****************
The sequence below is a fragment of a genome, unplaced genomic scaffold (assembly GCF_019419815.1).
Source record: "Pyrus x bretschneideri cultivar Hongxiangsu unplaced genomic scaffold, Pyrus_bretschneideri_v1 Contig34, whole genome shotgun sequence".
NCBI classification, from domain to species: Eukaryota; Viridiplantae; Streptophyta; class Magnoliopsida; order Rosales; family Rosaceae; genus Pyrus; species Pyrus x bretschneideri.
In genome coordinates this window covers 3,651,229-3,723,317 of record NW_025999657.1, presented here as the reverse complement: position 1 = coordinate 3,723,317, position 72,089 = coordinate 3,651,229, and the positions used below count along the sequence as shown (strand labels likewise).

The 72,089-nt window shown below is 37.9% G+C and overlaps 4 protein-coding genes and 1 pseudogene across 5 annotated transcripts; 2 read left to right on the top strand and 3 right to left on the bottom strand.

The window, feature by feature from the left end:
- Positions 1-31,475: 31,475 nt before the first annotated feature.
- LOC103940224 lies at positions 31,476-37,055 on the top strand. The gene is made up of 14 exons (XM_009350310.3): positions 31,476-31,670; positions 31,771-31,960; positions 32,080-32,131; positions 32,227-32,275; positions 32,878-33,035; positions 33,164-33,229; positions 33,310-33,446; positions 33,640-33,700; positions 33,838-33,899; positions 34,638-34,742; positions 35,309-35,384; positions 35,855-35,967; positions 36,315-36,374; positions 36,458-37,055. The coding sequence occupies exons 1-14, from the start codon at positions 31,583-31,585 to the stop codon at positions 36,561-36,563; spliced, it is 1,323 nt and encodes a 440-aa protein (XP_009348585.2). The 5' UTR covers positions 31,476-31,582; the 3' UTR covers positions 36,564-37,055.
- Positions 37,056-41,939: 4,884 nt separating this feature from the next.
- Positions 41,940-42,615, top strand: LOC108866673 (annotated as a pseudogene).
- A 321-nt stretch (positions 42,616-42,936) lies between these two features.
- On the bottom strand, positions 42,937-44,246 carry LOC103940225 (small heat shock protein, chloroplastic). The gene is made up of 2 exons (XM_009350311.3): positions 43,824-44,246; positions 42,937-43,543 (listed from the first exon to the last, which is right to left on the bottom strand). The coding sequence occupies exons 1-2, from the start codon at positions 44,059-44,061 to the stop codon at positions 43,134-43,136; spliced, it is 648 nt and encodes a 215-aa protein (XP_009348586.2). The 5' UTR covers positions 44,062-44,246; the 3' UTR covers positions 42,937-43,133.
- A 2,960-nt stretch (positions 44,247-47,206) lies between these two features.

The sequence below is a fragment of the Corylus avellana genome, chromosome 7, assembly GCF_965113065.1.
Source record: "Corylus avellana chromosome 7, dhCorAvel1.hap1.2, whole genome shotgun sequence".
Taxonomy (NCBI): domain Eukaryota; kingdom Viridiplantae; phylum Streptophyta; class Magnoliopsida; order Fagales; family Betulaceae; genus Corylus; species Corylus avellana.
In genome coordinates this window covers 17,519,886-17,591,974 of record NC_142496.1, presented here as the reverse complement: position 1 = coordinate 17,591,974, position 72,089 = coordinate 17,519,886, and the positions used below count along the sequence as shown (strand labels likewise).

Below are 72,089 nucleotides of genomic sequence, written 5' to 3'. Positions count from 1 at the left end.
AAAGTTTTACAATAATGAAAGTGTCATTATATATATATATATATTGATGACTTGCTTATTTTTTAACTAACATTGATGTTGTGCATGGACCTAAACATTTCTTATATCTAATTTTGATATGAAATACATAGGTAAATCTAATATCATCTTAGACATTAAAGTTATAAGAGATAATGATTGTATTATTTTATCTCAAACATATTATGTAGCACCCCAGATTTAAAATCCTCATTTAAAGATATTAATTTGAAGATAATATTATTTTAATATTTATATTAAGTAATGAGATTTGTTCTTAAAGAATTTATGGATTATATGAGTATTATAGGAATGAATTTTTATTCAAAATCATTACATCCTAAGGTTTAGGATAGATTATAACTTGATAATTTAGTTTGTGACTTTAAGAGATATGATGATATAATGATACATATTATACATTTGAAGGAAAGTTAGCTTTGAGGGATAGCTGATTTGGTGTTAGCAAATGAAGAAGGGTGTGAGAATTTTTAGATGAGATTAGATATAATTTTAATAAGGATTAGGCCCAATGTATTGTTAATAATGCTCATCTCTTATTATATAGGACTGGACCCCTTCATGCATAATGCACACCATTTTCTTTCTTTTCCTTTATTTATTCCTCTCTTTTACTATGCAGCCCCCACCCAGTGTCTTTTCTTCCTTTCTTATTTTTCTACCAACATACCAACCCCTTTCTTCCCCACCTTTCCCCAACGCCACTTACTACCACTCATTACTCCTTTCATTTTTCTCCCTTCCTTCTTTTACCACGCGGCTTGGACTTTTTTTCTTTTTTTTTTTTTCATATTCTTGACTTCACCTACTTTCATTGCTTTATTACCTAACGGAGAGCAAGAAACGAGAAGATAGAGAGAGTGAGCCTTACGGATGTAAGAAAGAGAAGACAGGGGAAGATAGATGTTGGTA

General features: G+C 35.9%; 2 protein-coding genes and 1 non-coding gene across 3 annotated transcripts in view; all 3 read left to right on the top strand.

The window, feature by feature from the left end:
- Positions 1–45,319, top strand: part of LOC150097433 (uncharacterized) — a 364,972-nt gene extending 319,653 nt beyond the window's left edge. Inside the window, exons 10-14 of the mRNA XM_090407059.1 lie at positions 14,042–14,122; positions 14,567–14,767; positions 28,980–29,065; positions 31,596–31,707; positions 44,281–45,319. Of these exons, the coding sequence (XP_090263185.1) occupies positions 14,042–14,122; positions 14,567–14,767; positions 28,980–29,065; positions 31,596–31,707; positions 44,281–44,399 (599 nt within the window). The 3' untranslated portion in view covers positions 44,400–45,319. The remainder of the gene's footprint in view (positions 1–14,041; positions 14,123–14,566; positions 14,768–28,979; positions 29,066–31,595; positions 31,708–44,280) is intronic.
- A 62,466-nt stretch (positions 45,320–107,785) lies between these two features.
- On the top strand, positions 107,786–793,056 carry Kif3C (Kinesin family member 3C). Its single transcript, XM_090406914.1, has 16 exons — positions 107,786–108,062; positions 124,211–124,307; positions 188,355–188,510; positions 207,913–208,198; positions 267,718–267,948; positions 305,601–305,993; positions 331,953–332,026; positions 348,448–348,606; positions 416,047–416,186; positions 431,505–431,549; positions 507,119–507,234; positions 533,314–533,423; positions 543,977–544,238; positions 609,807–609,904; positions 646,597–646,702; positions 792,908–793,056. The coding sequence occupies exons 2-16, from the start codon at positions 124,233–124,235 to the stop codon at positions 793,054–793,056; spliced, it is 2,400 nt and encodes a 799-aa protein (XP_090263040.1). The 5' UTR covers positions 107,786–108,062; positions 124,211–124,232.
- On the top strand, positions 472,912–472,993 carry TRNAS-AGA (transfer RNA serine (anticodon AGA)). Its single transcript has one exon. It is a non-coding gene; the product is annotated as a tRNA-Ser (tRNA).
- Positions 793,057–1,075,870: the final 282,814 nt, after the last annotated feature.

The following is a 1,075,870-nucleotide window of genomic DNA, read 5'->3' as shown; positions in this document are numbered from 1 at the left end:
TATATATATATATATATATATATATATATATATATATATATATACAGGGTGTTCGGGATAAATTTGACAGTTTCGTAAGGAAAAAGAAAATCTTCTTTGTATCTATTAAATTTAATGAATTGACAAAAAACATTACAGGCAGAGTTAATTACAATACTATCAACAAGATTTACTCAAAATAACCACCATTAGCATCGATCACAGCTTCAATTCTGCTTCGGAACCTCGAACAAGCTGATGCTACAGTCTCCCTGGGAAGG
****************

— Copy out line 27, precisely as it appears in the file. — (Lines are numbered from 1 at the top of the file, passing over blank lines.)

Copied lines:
The following is a 1,075,870-nucleotide window of genomic DNA, read 5'->3' as shown; positions in this document are numbered from 1 at the left end: